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Monday, August 24, 2015

Public Protests Highlight Possible Disability Discrimination in Ridesharing Companies

Are companies like Über and Lyft required to make accommodations for disabled individuals?

The Americans With Disabilities Act (ADA) requires business owners to make areas of “public accommodation” reasonably accessible to those with disabilities. Generally speaking, areas of public accommodation are those sections of either a public or private sector building that are available to the public at large, including the common areas of retail stores, sidewalks, rental facilities, and service centers.

Of course, with a legal term like “public accommodation,” there is bound to be a great deal of demand for interpretation given the specific and unique facts of each situation. For instance, how does the law apply to a ridesharing company like Über, which offers taxi services to hundreds of thousands of New Yorkers on a daily basis? For the 900,000 residents of New York City with a physical disability, recent protests solidified their assertion that Über has a responsibility to expand its fleet to include accessible vehicles, and Über’s vehicles should be considered areas of public accommodation.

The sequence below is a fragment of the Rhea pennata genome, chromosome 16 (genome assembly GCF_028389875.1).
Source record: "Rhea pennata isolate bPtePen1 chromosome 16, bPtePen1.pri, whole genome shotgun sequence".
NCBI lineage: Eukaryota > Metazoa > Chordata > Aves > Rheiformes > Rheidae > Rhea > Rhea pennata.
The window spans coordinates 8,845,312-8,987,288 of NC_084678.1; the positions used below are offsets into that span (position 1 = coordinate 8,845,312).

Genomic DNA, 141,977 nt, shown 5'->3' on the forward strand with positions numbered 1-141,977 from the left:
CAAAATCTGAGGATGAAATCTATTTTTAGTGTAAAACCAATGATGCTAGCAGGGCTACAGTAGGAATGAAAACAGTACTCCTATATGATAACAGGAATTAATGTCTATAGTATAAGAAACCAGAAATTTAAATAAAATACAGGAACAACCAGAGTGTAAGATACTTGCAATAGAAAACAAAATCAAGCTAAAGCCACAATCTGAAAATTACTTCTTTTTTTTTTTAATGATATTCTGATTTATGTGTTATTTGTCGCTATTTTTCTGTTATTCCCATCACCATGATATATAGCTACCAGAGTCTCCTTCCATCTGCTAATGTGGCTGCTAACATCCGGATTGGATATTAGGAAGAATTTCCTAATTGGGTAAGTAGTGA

On the flip side, Über has argued that it is too cost prohibitive to make the necessary acquisitions of accessible vehicles, especially when there is an alternative available through the city’s green taxis. However, as several hundred protestors have pointed out, green taxis are not permitted to service fares below 96th street – a law which Über has vowed to help change.

Overall, there are just 581 wheelchair accessible yellow taxis, and approximately 1,800 green taxis in circulation to help transport the city’s 900,000 disabled residents – a number anti-discrimination activities believe is way too low.

It has yet to be determined whether Über will be mandated to include accessible vehicles in its fleet, however the law will likely exempt a private ridesharing company from mandatory compliance with ADA public accommodation standards.

If you are experiencing disability-based discrimination, or would like to discuss your recent experiences with a knowledgeable disability attorney, please contact the Seelig Law Offices at 212-766-0600.


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